Tiny Snail, Big Trouble?
EPA Discovers invasive New Zealand mudsnail in Minnesota and Wisconsin
Researchers from the U.S. Environmental Protection Agency's Mid-Continent Ecology Division have discovered an invasive species living in the waters of Lake Superior: the tiny New Zealand mudsnail (Potamopyrgus antipodarum).
The snail was discovered in sediments collected from Duluth Superior Harbor and the St. Louis River Estuary during a survey focused specifically on finding new invaders in Great Lakes harbors. EPA researchers found more than 100 New Zealand mudsnails.
Although only about the size of a peppercorn when fully grown, New Zealand mudsnails can mean big trouble. For starters, a snail does not need a partner to reproduce. New Zealand mudsnails breed asexually-essentially cloning themselves. Small populations can quickly explode.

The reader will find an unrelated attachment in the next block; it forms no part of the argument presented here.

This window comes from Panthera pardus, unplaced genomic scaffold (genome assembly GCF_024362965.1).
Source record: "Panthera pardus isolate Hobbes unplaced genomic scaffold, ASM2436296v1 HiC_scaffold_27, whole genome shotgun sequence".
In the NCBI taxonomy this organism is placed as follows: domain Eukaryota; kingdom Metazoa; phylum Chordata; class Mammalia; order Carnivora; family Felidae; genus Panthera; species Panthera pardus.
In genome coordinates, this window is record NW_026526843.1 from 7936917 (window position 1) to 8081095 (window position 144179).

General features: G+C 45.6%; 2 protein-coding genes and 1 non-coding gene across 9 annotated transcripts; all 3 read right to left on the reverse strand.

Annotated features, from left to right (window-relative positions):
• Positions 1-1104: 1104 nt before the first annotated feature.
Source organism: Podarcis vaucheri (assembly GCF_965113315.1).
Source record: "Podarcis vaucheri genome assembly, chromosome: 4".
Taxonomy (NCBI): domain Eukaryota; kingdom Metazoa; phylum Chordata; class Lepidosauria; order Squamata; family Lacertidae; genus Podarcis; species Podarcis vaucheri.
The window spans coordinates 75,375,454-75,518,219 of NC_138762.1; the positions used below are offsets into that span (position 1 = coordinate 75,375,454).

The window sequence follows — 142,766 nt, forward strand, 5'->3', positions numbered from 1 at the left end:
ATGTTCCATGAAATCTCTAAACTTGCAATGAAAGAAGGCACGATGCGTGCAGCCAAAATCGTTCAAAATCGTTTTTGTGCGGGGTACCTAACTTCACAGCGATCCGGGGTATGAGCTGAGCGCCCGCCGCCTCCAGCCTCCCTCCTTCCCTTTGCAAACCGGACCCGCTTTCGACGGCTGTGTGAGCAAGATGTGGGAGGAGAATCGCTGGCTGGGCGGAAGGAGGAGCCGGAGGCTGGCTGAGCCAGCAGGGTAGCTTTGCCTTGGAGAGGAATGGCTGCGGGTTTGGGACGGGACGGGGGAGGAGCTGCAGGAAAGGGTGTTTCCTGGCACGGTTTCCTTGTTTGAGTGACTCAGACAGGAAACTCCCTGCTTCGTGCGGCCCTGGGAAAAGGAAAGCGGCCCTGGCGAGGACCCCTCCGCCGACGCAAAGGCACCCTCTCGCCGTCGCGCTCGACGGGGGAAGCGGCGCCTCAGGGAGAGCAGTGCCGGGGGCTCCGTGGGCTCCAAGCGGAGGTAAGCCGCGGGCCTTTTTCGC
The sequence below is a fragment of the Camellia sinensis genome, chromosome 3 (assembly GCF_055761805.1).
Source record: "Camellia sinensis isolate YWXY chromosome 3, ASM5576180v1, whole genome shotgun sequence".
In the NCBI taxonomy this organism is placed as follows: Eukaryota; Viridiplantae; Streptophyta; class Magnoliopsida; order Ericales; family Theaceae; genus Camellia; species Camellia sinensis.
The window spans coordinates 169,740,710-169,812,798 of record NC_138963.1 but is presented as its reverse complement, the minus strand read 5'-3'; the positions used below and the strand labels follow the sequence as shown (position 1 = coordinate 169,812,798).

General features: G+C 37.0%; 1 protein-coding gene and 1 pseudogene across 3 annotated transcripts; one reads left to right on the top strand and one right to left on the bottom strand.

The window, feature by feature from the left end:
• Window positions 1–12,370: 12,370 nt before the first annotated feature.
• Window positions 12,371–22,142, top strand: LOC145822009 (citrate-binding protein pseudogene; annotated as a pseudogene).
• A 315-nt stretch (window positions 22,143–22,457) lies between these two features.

In addition, by closing up its shell, a New Zealand mudsnail can survive for days out of water. Hitching a ride on the bottom of a boat, a pair of hip waders, or some fishing gear, snails can easily be moved accidentally from one body of water to the next. Once the New Zealand mudsnail is established in an area, it's hard to avoid new infestations.
"They have adapted so well in Western rivers that they have pushed out almost all of the native insects, snails, and other invertebrates that are important food for fish," says Doug Jensen, aquatic invasive species program coordinator for Minnesota Sea Grant. "More than 700,000 New Zealand mudsnails per square meter cover the bottoms of some rivers. That's like having 585,000 snails in your bathtub!"
Spreading the Word
State agencies in Minnesota and Wisconsin have launched communications campaigns prior to the beginning of boating and fishing seasons to alert people to look out for the snail, and take actions to reduce the chances of helping the snail spread.
On a larger scale, The EPA's Office of Research and Development has partnered with other organizations to establish an invasive species initiative. The goals of that program include using both conventional and advanced monitoring techniques in high-risk parts of the Great Lakes to predict what species may become a nuisance.